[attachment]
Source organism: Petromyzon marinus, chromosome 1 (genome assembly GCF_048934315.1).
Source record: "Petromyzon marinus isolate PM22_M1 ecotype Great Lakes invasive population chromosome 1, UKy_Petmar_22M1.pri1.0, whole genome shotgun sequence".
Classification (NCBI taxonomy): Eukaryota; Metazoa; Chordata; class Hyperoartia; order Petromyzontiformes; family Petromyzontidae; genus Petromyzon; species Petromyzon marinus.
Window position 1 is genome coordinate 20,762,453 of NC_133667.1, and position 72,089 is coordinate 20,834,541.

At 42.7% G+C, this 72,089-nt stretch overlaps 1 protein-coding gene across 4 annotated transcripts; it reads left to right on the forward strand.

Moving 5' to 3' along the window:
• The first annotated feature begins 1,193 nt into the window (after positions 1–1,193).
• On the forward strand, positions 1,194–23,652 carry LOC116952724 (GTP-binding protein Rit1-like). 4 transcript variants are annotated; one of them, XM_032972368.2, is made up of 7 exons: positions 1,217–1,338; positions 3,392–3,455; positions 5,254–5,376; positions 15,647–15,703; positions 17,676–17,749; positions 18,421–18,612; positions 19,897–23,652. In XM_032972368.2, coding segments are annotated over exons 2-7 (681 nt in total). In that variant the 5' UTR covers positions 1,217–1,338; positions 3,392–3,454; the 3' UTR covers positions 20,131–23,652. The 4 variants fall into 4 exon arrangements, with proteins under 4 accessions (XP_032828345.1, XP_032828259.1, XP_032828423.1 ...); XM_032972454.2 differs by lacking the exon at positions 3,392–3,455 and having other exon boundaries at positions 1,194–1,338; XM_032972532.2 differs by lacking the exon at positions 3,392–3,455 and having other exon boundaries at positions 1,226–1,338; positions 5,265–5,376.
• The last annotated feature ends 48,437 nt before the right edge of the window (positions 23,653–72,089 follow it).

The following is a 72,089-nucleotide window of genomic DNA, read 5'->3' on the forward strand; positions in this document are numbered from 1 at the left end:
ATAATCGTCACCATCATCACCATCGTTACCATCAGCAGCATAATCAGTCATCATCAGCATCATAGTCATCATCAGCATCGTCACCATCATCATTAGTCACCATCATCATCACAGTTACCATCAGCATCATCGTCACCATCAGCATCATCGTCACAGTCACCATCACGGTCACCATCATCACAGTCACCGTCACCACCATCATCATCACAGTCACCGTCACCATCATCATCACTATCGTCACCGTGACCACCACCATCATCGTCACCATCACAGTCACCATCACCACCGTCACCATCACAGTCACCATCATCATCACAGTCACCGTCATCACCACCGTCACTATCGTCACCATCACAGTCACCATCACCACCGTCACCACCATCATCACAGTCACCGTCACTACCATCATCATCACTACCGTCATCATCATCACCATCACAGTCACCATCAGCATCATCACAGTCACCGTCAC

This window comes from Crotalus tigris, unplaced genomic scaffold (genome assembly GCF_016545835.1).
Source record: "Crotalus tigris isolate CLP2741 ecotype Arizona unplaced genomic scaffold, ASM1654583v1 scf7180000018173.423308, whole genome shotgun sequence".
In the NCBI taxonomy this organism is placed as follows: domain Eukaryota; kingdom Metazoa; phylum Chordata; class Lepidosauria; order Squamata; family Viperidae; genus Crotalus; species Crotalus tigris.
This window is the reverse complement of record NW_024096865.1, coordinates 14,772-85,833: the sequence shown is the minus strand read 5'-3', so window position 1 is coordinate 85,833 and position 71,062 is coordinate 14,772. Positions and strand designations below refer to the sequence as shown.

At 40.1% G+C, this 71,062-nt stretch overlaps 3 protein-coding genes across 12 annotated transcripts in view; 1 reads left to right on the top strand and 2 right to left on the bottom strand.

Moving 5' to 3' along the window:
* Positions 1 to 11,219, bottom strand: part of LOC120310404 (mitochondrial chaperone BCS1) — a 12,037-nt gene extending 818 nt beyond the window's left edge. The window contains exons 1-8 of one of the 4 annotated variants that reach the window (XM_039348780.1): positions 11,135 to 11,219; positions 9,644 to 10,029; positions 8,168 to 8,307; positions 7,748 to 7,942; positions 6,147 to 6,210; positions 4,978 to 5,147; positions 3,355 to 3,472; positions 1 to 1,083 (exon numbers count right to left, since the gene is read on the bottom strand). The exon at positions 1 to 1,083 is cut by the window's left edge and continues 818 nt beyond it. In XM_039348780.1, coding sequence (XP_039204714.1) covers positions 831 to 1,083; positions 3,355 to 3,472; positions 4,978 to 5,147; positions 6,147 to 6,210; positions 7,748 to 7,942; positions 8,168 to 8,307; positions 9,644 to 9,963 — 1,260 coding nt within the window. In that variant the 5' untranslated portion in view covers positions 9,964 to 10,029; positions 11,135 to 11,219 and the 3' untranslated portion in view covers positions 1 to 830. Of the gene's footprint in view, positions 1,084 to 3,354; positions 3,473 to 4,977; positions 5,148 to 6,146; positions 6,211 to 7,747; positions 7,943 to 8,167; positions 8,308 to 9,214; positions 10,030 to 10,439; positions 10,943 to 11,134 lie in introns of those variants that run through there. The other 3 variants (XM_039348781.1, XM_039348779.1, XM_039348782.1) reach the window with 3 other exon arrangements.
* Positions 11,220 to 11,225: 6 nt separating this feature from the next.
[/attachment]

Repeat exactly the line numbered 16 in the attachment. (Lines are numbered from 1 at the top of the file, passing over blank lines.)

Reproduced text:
At 40.1% G+C, this 71,062-nt stretch overlaps 3 protein-coding genes across 12 annotated transcripts in view; 1 reads left to right on the top strand and 2 right to left on the bottom strand.